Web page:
Standing on the platform Miss Brownell, who was not devoid of a superficial, elocutionary knack, read those three wonderful verses. Emily, who should have been doing a sum in long division, dropped her pencil and listened entranced. She had never heard the Bugle Song before--but now she heard it--and saw it--the rose-red splendour falling on those storied, snowy summits and ruined castles--the lights that never were on land or sea streaming over the lakes--she heard the wild echoes flying through the purple valleys and the misty passes--the mere sound of the words seemed to make an exquisite echo in her soul--and when Miss Brownell came to "Horns of elf-land faintly blowing" Emily trembled with delight. She was snatched out of herself. She forgot everything but the magic of that unequalled line--she sprang from her seat, knocking her slate to the floor with a clatter, she rushed up the aisle, she caught Miss Brownell's arm.

"Oh, teacher," she cried with passionate earnestness, "read that line over again--oh, read that line over again!"

Miss Brownell, thus suddenly halted in her elocutionary display, looked down into a rapt, uplifted face where great purplish-grey eyes were shining with the radiance of a divine vision--and Miss Brownell was angry. Angry with this breach of her strict discipline--angry with this unseemly display of interest in a third-class atom whose attention should have been focused on long division. Miss Brownell shut her book and shut her lips and gave Emily a resounding slap on her face.

"Go right back to your seat and mind your own business, Emily Starr," said Miss Brownell, her cold eyes malignant with her fury.

Emily, thus dashed to earth, moved back to her seat in a daze. Her smitten cheek was crimson, but the wound was in her heart. One moment ago in the seventh heaven--and now this--pain, humiliation, misunderstanding! She could not bear it. What had she done to deserve it? She had never been slapped in her life before. The degradation and the injustice ate into her soul. She could not cry--this was "a grief too deep for tears"--she went home from school in a suppressed anguish of bitterness and shame and resentment--an anguish that had no outlet, for she dared not tell her story at New Moon. Aunt Elizabeth, she felt sure, would say that Miss Brownell had done quite right, and even Aunt Laura, kind and sweet as she was, would not understand. She would be grieved because Emily had misbehaved in school and had had to be punished.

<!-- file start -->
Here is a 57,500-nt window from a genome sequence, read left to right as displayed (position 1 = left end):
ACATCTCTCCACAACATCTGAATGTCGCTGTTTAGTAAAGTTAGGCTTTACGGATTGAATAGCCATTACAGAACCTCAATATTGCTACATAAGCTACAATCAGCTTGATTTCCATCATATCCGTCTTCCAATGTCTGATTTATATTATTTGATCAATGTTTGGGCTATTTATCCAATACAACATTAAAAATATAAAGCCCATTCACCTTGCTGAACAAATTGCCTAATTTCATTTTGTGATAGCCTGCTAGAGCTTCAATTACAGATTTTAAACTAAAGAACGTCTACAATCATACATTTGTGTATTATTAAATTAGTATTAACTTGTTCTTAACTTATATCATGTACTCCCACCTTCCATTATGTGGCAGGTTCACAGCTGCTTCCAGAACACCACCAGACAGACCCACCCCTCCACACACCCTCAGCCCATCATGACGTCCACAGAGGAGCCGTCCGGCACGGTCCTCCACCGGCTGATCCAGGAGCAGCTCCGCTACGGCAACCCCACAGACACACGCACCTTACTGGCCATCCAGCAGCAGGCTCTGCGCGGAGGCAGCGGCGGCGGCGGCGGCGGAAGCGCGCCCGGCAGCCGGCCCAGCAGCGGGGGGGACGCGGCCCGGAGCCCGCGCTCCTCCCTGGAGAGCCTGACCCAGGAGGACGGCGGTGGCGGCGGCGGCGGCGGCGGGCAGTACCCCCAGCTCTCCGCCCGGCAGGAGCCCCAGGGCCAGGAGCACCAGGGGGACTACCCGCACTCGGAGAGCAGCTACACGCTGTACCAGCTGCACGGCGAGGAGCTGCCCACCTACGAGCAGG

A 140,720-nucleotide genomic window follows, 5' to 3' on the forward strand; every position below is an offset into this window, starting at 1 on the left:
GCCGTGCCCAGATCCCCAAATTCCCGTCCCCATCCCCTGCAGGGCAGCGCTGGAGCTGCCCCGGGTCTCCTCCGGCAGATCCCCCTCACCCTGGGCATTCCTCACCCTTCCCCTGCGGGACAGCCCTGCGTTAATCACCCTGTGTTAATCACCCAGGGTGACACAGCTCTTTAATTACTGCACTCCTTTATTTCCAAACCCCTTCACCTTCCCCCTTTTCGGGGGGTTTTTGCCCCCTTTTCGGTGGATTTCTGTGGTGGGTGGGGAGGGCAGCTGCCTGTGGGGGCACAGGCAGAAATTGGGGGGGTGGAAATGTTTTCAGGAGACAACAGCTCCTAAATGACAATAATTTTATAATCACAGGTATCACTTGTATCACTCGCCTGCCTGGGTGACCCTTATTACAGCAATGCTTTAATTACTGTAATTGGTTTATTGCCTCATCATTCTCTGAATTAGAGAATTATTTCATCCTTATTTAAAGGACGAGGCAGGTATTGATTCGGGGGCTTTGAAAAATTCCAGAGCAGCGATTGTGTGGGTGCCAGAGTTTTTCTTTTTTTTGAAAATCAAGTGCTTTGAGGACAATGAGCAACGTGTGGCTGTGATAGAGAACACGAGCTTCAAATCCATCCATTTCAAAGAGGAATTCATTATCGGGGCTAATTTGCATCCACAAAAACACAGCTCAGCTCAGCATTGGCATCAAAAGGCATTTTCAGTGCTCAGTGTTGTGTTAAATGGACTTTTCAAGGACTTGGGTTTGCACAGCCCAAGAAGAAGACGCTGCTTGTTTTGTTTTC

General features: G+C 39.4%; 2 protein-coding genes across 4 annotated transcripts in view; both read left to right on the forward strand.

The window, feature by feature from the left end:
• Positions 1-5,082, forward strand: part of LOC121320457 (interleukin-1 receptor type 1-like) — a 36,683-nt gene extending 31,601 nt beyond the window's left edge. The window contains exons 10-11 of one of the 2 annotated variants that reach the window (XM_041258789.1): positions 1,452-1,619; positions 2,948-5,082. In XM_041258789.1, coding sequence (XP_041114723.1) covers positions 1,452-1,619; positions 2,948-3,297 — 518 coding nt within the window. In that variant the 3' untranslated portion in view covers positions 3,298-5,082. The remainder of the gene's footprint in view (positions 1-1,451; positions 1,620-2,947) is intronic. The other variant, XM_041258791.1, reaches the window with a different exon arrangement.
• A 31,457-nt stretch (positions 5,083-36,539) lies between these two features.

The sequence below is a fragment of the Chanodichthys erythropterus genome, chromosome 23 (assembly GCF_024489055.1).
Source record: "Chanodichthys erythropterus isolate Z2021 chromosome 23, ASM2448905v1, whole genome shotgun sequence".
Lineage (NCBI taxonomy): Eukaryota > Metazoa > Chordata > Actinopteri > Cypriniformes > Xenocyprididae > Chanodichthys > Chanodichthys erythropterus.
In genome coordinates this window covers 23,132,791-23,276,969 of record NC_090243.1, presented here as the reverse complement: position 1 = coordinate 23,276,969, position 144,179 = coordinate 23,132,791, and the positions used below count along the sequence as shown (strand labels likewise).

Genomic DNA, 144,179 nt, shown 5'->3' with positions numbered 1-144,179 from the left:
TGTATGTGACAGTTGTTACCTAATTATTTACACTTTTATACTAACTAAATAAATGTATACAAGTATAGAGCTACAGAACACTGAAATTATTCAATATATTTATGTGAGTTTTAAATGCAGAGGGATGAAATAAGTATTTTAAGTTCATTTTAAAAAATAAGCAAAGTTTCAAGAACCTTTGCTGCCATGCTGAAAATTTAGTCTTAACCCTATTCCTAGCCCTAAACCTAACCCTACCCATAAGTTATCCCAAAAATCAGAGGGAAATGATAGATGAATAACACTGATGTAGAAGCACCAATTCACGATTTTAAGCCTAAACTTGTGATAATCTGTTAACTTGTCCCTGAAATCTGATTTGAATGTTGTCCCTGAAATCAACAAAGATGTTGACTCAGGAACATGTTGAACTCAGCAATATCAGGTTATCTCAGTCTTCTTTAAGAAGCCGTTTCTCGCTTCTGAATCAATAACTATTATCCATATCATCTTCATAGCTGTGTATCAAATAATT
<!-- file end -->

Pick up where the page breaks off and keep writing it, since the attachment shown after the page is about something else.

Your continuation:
"Oh, if I could only tell Father all about it!" thought Emily.

She could not eat any supper--she did not think she would ever be able to eat again. And oh, how she hated that unjust, horrid Miss Brownell! She could never forgive her--never! If there were only some way in which she could get square with Miss Brownell! Emily, sitting small and pale and quiet at the New Moon supper-table, was a seething volcano of wounded feeling and misery and pride--ay, pride! Worse even than the injustice was the sting of humiliation over this thing that had happened. She, Emily Byrd Starr, on whom no hand had ever before been ungently laid, had been slapped like a naughty baby before the whole school. Who could endure this and live?

Then destiny stepped in and drew Aunt Laura to the sitting-room bookcase to look in its lower compartment for a certain letter she wanted to see. She took Emily with her to show her a curious old snuff-box that had belonged to Hugh Murray, and in rummaging for it lifted out a big, flat bundle of dusty paper--paper of a deep pink colour in oddly long and narrow sheets.

"It's time these old letter-bills were burned," she said. "What a pile of them! They've been here gathering dust for years and they are no earthly good. Father once kept the post-office here at New Moon, you know, Emily. The mail came only three times a week then, and each day there was one of these long red 'letter-bills,' as they were called. Mother always kept them, though when once used they were of no further use. But I'm going to burn them right away."

"Oh, Aunt Laura," gasped Emily, so torn between desire and fear that she could hardly speak. "Oh, don't do that--give them to me--please give them to me."

"Why, child, what ever do you want of them?"

"Oh, Aunty, they have such lovely blank backs for writing on. Please, Aunt Laura, it would be a sin to burn those letter-bills."

"You can have them, dear. Only you'd better not let Elizabeth see them."

"I won't--I won't," breathed Emily.

She gathered her precious booty into her arms and fairly ran upstairs--and then upstairs again into the garret, where she already had her "favourite haunt," in which her uncomfortable habit of thinking of things thousands of miles away could not vex Aunt Elizabeth. This was the quiet corner of the dormer-window, where shadows always moved about, softly and swingingly, and beautiful mosaics patterned the bare floor. From it one could see over the tree-tops right down to the Blair Water. The walls were hung around with great bundles of soft fluffy rolls, all ready for spinning, and hanks of untwisted yarn. Sometimes Aunt Laura spun on the great wheel at the other end of the garret and Emily loved the whir of it.